Washington Fire Chiefs Demand Transparency on Crude Oil Trains

Comments

1
Well, every military study I saw says a full oil train derailed in downtown of a major city would probably burn 10-20% of the city before it could be contained- but that was when I trained in how to make that kind of thing happen, to cause maximum damage to an enemy.

Does that help?

Only if the train goes thru the city, though. Location of fire resources and barrier zones reduces that.
2
I agree, transparent train cars would be badass, and a boon to law enforcement.
3
As always it is heartening to see how first responders rise to the occasion to protect us all. if only such heroism rubbed off just a little on the railroad industry.
The first duty of government is to protect citizens, not shareholders.
The rail industry takes advantage of lax regulators, pro-business governments, frail labor unions, and our desire for oil independence to roll the dice on safety.
They run 150 ton tank cars on 8000 foot trains with skeletal crews, well dictated by the profit motive.
An alliance of railway workers, environmentalists, and blast zone citizens can force a safer method of transporting crude oil.
Begin by signing the linked petition asking the Federal Railroad Administration to enforce railroad health and safety rules.
Please sign the petition at
http://petitions.moveon.org/sign/enforce…
4
I dread to imagine what Seattle could look like in a few years if this just gets worse. Downtown will be burned to a husk from derailed oil trains and our water will be tinted black from the Shell rig. Our already cloudy sky will take on a brown hue, and our reputation will become that of acid rain. Say goodbye to the glorious pacific salmon, although you taste so good and you feed our economy we're going to let you become extinct to quench our thirst for oil. But on the bright side, no one will have to consider greener energy alternatives and the corporations will have made record profits yet again.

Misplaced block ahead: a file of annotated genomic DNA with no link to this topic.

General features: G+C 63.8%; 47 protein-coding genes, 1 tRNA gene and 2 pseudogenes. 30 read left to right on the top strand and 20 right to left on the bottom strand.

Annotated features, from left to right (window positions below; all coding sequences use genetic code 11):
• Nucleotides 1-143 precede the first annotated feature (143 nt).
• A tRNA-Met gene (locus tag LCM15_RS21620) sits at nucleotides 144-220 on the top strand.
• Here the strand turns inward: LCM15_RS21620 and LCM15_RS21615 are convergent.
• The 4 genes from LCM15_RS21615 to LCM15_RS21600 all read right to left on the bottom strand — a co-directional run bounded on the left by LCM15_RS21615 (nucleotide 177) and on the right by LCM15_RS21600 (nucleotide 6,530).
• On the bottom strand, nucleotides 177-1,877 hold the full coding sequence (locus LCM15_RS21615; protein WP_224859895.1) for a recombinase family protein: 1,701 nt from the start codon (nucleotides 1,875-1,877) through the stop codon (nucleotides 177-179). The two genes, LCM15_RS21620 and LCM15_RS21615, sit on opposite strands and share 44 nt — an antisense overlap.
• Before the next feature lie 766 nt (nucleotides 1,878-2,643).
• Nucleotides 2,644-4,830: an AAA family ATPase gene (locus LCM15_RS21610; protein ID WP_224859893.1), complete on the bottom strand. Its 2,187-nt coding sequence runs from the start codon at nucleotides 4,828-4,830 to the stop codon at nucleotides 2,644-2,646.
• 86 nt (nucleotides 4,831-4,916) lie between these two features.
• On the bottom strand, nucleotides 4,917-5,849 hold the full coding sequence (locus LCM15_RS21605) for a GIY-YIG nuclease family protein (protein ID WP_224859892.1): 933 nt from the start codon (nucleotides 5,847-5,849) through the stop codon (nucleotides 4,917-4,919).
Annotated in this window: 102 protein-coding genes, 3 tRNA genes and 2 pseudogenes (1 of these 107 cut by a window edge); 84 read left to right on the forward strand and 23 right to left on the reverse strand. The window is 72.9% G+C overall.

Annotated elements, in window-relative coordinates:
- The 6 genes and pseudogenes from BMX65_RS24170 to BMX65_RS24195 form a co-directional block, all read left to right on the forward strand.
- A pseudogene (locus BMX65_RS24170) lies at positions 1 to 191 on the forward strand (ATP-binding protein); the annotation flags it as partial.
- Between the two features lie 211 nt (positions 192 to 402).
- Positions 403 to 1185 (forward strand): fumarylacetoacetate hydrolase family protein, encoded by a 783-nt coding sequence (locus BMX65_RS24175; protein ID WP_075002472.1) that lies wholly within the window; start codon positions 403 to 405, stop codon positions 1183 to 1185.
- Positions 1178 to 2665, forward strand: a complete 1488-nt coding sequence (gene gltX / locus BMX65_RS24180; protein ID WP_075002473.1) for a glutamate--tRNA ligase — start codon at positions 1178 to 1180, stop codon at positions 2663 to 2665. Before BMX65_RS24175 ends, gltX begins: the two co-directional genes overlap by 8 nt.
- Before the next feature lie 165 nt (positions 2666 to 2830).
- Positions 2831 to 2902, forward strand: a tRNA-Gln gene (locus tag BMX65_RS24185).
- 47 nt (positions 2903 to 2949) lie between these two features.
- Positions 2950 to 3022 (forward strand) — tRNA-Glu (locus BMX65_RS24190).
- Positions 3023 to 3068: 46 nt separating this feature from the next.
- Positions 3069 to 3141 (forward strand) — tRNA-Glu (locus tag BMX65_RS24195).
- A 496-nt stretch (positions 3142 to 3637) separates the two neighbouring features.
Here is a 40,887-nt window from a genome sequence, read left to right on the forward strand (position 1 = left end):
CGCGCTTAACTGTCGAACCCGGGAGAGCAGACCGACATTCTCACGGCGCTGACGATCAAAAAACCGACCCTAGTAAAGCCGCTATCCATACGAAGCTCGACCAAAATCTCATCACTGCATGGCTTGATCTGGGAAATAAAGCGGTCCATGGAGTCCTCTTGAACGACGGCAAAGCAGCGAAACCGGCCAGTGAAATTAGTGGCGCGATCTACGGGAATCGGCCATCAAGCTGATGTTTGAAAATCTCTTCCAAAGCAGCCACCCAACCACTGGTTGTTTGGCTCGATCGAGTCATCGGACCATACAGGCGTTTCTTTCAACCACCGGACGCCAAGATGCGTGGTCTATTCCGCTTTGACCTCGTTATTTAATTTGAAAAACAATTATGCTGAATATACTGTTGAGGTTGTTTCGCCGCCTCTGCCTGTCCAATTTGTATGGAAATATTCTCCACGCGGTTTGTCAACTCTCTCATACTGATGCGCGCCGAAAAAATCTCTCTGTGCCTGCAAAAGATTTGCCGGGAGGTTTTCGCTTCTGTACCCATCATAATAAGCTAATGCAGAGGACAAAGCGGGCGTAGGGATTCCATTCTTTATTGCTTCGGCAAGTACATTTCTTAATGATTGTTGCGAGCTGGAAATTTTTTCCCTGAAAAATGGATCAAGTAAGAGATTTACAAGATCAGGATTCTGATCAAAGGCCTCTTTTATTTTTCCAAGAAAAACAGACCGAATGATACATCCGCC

5
I'm not sure if @4 is hyperbole or not, but train fires are no joke. I saw the aftermath of (and a great deal of live coverage too) the Lynchburg, VA fire. I also live near, fish, swim and canoe in the James River, alongside which the tracks where that fire burned runs. No clear accounting (there is an accounting, but it doesn't all add it) of the total amount of oil spilled into the river has ever been produced, but we were lucky that only one car really spilled, and the fire burned itself out (firefighters couldn't put it out) without doing too much damage to the city downtown. These things really are a bomb waiting to go off.
6
Not at all hyperbolic. I love Seattle and I hate to see what our elected officials are letting happen to it.
7
Get rid of all the oil trains. There is no safe speed they can move through the city that won't completely block movement through the city.
8
All the more reason for WA State legislature to pass Governor request legislation, HB 1449 concerning oil transportation safety. WA Fire Chiefs letter of concern echo two critical provisions that take real action in HB1449. First is comprehensive advance public disclosure of oil being transported through their communities and neighborhoods including pipelines. Info includes volume, type of oil, route taken, number of rail cars, and volume and number of oil spills en route. Second is expanding financial responsibility requirements to include rail and that carriers of oil must demonstrate they have enough money/insurance coverage to cover worst case spill.
9
Hey, out of state readers, tell your US Senators to support The Crude-By-Rail Safety Act of 2015:
http://www.cantwell.senate.gov/public/in…
10
@4 man that would make a great dystopian SF game
11
@4 Are you on some drugs? Oil has been coming through Seattle for about 60 years, get over your drama queen stuff.
12
@11 die in fire of spilled Bakken shale oil, troll

It's more flammable than the oil that's moved through the region in the past and is also coming in greater volumes. We aren't prepared for a large spill and conflagration. http://www.oregonlive.com/environment/in…